The beauty of loneliness
Pain and joy are two sides of the same coin. When you pick up and move your young family to a new, unfamiliar place and leave all your friends, family, and favorite haunts behind, it's at times quite lonely. I've felt that sting more times than I can count this summer. I've longed for the ease of always knowing which streets to turn on. I miss walking into a friend's house and feeling comfortable enough to open her fridge and pour myself a drink.
I long for some rhythm--for myself, and for my daughter who still vividly remembers that Monday is the day we played at Austi's house, Wednesday she went to Leha's and Friday she attended a preschool readiness program and sang "Wheels on the Bus."
Yet, I am thankful, because out of this pain rises tremendous joy. A phone call with an old friend has a new sweetness that I never noticed before. Unpacking a box and finding old photographs makes me pause and smile, whereas in the past I might have just glossed over them and filed them away. Having more space and time to do nothing but watch my children interact and play is a gift beyond words. (It's amazing what they do when they think no one is watching!) Exploring a new town with my husband--discovering our new favorite restaurants, shops, museums and parks--is fun and reminds me of our first year of marriage.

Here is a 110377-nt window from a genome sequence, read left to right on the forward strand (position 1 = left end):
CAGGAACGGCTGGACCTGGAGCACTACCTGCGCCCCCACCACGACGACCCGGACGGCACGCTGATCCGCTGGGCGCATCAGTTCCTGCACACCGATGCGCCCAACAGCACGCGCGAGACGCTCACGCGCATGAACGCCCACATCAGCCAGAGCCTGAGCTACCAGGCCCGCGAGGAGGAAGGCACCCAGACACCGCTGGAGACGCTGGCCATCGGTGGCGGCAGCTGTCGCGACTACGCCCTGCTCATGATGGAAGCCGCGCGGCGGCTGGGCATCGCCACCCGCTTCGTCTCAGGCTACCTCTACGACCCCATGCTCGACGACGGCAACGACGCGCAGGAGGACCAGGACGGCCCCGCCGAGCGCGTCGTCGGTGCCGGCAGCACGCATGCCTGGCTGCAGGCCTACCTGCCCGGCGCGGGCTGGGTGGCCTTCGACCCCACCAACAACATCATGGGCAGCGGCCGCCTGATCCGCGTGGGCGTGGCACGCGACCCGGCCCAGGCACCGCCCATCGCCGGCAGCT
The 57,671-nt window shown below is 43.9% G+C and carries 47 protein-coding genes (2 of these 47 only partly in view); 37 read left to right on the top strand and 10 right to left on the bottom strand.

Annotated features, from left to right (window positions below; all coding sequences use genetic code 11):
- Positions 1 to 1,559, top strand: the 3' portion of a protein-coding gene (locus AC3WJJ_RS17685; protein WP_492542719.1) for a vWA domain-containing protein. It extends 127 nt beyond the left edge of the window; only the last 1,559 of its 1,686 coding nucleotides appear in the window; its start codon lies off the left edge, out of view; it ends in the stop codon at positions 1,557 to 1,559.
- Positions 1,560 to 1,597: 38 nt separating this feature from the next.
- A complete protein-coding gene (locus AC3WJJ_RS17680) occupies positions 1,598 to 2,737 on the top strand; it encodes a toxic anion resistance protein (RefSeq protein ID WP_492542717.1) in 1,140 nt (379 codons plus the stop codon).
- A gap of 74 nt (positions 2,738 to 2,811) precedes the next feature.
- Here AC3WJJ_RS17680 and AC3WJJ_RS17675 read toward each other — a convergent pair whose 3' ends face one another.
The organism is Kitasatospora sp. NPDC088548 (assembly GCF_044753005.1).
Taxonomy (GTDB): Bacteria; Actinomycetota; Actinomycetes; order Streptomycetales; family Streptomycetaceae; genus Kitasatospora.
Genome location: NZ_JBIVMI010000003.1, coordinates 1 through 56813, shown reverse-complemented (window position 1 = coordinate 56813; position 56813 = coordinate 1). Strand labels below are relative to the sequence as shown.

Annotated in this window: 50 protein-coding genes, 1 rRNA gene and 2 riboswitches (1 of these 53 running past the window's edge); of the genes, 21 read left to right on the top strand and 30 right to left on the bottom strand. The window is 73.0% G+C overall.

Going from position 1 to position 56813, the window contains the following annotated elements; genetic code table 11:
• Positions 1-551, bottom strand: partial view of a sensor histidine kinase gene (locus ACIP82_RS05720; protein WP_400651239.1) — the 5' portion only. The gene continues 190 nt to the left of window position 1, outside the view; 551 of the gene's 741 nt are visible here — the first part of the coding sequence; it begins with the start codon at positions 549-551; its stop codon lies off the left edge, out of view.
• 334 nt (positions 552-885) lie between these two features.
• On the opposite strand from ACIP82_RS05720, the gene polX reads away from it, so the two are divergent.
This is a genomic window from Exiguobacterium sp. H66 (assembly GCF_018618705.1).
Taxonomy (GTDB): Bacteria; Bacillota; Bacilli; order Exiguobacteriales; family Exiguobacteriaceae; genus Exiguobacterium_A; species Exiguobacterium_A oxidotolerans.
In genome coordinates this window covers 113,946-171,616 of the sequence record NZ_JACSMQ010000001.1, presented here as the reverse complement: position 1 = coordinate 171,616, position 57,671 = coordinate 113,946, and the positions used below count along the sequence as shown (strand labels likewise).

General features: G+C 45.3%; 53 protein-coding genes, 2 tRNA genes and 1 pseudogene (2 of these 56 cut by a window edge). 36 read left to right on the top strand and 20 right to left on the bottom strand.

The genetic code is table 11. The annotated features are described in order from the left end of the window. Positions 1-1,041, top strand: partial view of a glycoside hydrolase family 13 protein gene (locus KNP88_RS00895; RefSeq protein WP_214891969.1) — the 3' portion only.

I'm told we've entered the monsoon season here. Nightly storms rattle our windows and bring precious rain to our parched landscape. Out of that rain, desert flowers are blooming. I notice them--each and every one--because they are fleeting, but also because they are persistent as hell. I think about the effort and energy required to bloom with only a few drops of moisture and 110-degree heat beating you down.
Now, I'm not going to get too sentimental here and call myself a desert flower. (I can feel your collective eyes rolling). The reality is, I have so much more nourishment available to me than these flowers do. So much love, support and friendship in my life. And I know this because I have felt the sting of separation and the abundance of reunion and reconnection.